Scottish budget: Higher earner income tax gap to widen

Scottish budget: Higher earner income tax gap to widen
Scottish budget: Higher earner income tax gap to widen

Derek Mackay

Scotland’s finance secretary Derek Mackay said “now is not the time to cut tax for the highest earners at the expense of our public services” as he unveiled a Scottish budget yesterday in which he ruled out a tax break for higher earners similar to that handed out earlier this year by the UK chancellor in his budget for those south of the border.

Mr Mackay opted to raise the threshold where the lowest rates kick in by the rate of inflation, and froze the point at which people start paying the higher rate at £43,430.

He said freezing the higher rate threshold - paid by the top 15 per cent of taxpayers in Scotland - was forecast to deliver an extra £68m for public services.

But yesterday’s announcement means the gap between how much higher earners in Scotland pay has widened compared to the rest of the UK but Mr Mackay stressed that most of Scotland’s 2.5 million income taxpayers would continue to pay less in Scotland than in the rest of the UK.

A person in Scotland earning £25,000 will be £140 better off (£10 better off from the inflation rise in the Scottish thresholds and £130 better off from the UK-wide personal allowance increase). 

The proposals mean taxpayers in Scotland and England will pay the same tax on a salary of £26,993.

And everyone earning under £27,000 in Scotland - about 55 per cent of taxpayers - would pay less income tax than those on the same salary elsewhere in the UK.

But they would only be a maximum of just over £20 a year better off, according to economists at the Fraser of Allander Institute.

Mr Mackay also said everyone earning under about £124,000 in Scotland would pay less tax than they did last year.

And 44.6 per cent of adults in Scotland will not pay income tax in 2019/20.

The percentage of adults who do not pay income tax will go up in 2019/20 because of the increase in personal allowance.

Scottish budget: Higher earner income tax gap to widen

(Data provided by ICAS)

Russell Gunson, director of progressive think tank IPPR Scotland, said: “We welcome the Scottish Government’s decision to freeze the higher rate income tax threshold in Scotland. This is a progressive move and something IPPR Scotland called for in advance of the budget. The tax freeze will ensure that higher earners do not see larger tax cuts than those earning less, while also raising much needed tax revenue to help reduce the impact of budget cuts in Scotland.

“However, this much needed revenue has not been enough to end spending cuts in Scotland never mind deliver faster progress against the ambitious priorities we’ve set ourselves here in Scotland. Between now and the final budget vote in February, we need to see what more can be done to deliver the additional funding needed on key priorities in Scotland like eradicating child poverty, narrowing the attainment gap and delivering inclusive growth.”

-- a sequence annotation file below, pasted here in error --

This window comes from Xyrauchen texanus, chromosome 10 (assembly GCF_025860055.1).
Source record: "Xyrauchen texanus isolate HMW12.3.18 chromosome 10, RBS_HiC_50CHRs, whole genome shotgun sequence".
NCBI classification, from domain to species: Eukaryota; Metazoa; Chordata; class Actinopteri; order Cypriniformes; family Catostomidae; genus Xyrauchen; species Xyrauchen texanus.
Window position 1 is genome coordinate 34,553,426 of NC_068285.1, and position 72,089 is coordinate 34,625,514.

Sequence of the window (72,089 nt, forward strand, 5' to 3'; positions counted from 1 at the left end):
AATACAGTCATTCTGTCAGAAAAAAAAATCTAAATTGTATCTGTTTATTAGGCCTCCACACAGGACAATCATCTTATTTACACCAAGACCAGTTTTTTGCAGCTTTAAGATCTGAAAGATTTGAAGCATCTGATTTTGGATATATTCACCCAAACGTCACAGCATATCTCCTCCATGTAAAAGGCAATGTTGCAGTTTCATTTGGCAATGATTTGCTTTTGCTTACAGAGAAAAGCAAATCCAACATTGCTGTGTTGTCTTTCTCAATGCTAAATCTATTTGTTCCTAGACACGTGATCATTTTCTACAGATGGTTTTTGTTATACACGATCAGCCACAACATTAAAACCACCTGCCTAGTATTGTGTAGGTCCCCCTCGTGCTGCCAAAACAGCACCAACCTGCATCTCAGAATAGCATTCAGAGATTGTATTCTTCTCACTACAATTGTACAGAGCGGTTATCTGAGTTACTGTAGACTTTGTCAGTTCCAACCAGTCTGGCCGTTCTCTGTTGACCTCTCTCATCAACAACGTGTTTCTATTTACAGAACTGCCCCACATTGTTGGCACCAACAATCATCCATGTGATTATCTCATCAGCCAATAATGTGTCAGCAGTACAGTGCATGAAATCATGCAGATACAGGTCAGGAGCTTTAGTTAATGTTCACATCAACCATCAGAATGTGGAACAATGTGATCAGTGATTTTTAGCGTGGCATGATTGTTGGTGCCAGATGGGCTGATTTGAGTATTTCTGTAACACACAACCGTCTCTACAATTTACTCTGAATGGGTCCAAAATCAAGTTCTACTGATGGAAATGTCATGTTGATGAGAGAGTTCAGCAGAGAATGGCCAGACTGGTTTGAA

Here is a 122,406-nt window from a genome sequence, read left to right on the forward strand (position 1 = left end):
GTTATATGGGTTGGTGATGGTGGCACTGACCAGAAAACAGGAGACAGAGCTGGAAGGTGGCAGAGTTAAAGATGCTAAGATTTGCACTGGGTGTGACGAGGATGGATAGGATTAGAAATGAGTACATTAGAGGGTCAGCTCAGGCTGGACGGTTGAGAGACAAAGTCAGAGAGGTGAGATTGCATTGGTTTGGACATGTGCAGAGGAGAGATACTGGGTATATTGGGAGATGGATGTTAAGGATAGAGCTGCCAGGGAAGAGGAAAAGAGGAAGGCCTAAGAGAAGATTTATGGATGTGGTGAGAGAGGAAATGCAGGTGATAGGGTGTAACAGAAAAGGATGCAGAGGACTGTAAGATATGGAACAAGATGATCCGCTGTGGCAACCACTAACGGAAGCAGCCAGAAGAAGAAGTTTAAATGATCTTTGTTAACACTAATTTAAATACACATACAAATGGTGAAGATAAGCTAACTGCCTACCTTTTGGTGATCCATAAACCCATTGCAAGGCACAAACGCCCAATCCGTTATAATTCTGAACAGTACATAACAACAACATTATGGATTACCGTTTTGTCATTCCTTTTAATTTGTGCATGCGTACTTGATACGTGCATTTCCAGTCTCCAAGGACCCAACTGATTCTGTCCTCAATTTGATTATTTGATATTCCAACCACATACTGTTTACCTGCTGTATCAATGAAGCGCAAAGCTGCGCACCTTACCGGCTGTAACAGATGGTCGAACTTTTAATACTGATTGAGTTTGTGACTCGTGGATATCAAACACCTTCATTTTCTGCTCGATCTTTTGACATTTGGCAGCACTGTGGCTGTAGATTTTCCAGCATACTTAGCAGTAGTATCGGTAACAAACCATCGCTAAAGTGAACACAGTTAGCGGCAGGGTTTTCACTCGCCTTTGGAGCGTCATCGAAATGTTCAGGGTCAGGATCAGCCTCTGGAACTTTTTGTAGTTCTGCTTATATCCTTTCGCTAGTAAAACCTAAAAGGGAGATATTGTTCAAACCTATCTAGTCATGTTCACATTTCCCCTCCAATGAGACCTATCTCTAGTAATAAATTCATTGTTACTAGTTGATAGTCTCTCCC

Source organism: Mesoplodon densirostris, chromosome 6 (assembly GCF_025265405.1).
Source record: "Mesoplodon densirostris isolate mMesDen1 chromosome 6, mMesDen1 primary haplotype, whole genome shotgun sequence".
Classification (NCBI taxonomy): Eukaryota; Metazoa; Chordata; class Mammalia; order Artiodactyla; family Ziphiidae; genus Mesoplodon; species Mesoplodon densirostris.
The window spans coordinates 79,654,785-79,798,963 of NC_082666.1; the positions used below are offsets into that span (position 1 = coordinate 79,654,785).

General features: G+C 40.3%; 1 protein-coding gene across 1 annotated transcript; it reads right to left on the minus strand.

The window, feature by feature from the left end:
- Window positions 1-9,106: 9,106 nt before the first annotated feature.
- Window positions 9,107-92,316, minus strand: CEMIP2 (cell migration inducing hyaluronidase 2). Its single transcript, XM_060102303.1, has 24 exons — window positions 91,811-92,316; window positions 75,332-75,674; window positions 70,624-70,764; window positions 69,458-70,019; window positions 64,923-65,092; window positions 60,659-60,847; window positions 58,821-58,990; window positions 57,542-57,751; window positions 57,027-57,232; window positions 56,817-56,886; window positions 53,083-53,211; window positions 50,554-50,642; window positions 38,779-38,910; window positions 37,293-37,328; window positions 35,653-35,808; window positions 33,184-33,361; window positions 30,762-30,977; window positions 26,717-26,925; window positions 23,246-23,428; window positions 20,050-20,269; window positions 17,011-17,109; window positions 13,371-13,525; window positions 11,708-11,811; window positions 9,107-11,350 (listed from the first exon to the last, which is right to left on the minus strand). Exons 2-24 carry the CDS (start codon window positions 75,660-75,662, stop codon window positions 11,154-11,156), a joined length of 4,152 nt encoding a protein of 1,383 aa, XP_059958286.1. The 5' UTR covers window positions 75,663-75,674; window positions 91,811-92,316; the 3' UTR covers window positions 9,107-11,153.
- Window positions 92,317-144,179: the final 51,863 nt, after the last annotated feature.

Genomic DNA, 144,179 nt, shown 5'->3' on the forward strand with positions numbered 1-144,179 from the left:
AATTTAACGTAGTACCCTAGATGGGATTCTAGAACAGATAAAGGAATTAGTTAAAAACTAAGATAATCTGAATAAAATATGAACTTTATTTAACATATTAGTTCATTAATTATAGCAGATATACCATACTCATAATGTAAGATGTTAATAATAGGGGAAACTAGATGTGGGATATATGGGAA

John Cairns, tax partner with French Duncan LLP, said: “Derek Mackay’s decision to freeze the higher tax rate threshold highlights his intention to expand the gap between tax paid in Scotland compared to the rest of the UK with the very real threat of discouraging skilled individuals from coming to work in Scotland. He is taking a gamble and assuming that those who live here already will not move even though the amount they are paying in tax is becoming increasingly higher than anywhere else in the UK.”

“He may be correct in assuming that older individuals will not move but keeping the highly skilled young in Scotland and attracting the best workforce to the country is very likely to be impaired by this policy which, let’s not forget, is only in its infancy and yet the gap is already substantial. Where will we be in five- or ten-years’ time if this policy is continued. Freezing the higher rate threshold indicates that the Finance Minister has not listened to the business community. We shall see if revenues rise on the back of this and whether more skilled jobs become difficult to fill but this decision is retrograde and divisive and will not end well.”

Liz Cameron, director & chief executive, Scottish Chambers of Commerce, added: “While it remains difficult to quantify the impact the divergence in income tax will have on attracting talent and skills to Scotland, businesses and employees will look at the net balance of measures presented in today’s Budget. We do know the task of retaining and recruiting talent has remained a stubborn economic challenge for businesses, so we will remain alert to the impact of this policy, and others, that have the potential to further exacerbate this challenge.”



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